Experts on desertification have formed a new alliance to combat land degradation and desertification in Africa.

The new alliance, called TerrAfrica, was formed by representatives of African governments, the World Bank, the U.N. Convention to Combat Desertification taking part in the 17th annual session of the U.N. conference on desertifcation.

Kalonzo Musyoka, Kenya's minister of environment, welcomed formation of the group, which he said will fight one of the most serious problems facing Africa.  "Land degradation and a low productivity in the agricultural sector are inter-linked and important reasons for critical food shortages experienced in many of our African countries," he said.  "TerrAfrica represents a new and collective business model for addressing desertification and land degradation."

Mr. Musyoka expressed the hope that TerrAfrica can help African countries increase their food production.

It is estimated that 65 percent of the continent's population is affected by land degradation, which often is a byproduct of efforts by farmers to get more out of the land.   But when they clear land for farming, logging or other activities, the loss of tree cover eventually results in soil erosion that decreases productivity, forcing farmers to clear more land for agriculture and livestock.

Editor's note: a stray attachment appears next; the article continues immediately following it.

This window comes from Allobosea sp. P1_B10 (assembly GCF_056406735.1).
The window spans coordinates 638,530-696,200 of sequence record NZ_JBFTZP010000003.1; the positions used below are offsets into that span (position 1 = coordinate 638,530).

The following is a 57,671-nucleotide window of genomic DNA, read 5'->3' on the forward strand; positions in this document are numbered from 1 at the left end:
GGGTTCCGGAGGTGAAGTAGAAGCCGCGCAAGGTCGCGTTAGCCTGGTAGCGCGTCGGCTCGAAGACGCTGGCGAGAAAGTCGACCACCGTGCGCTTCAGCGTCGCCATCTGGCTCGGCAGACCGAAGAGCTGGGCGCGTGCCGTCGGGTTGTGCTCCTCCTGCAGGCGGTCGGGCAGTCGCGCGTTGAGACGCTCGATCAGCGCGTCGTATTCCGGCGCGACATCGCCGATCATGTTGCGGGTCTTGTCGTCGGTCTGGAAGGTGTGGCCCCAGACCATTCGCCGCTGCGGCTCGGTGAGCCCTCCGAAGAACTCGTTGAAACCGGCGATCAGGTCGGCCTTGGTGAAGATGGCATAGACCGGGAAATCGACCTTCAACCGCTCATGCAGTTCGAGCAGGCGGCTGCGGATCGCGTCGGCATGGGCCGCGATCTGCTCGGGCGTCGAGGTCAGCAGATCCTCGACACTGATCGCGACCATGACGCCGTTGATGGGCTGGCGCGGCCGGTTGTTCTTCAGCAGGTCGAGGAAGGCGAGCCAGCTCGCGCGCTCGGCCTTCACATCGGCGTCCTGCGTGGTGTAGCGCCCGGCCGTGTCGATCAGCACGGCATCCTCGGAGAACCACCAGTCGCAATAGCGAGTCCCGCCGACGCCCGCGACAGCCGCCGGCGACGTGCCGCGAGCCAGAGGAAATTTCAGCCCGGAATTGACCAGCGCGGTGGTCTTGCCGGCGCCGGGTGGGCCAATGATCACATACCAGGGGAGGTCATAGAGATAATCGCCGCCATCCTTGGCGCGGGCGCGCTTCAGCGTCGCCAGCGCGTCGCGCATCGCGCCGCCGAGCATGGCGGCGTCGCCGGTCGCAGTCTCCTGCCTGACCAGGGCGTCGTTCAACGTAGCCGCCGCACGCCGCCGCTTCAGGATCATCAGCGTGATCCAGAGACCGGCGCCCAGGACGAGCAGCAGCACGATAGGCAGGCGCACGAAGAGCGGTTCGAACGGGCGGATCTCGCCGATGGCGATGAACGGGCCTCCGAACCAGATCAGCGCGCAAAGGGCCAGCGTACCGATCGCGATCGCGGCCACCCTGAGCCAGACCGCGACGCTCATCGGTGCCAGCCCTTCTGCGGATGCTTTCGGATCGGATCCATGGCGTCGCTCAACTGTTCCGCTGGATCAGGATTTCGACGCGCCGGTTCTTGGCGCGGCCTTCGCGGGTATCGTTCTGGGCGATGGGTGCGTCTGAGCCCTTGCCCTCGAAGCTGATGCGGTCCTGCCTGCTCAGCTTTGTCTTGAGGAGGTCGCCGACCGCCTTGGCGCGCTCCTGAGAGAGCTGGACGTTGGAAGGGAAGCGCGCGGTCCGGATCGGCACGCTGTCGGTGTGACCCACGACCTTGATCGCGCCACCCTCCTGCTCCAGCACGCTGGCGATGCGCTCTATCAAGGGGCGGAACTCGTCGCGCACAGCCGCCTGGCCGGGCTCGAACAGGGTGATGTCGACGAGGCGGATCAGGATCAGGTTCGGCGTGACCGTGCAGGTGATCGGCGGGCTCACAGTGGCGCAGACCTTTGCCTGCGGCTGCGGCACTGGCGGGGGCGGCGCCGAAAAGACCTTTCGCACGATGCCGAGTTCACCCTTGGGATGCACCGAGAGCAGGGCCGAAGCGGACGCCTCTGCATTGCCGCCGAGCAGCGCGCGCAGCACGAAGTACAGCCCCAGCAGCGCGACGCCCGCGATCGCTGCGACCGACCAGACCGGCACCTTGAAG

Nobel Laureate Professor Wangari Mathaai bluntly said TerrAfrica must do more than talk about desertification.  It must work with the peasants at the grassroots level.

"No matter how many policies we put in place, no matter how much we talk in these international [forums] until we can go down to work with those farmers, until we can stop the deforestation until we can stop those national forests on these very fragile environments, we can talk but I can assure you there will be another TerrAfrica in another 30 years," said Professor Mathaai.

Using the example of clashes that took place between rival groups in Kenya's Rift Valley earlier in the year, the Nobel laureate said many conflicts in Africa are a direct result of desertification.

"Those of you who are local you will remember that very recently there was a conflict between the farming community and the pastoral community, the masaai, and of course it is easy to say there goes the African tribe, always fighting each other," added Professor Mathaai.   "But the conflict in Mahi Mahu today is over resources.  This is how desertification is playing itself out in Africa eventually leading to such conflicts."

TerrAfrica has its headquarters at the Wold Bank head offices in Washington, DC and will work in partnership with several agencies, including the U.N. Food and Agriculture Organization, the International Fund for Agricultural Development, the African Development Bank, the U.N. Development Program.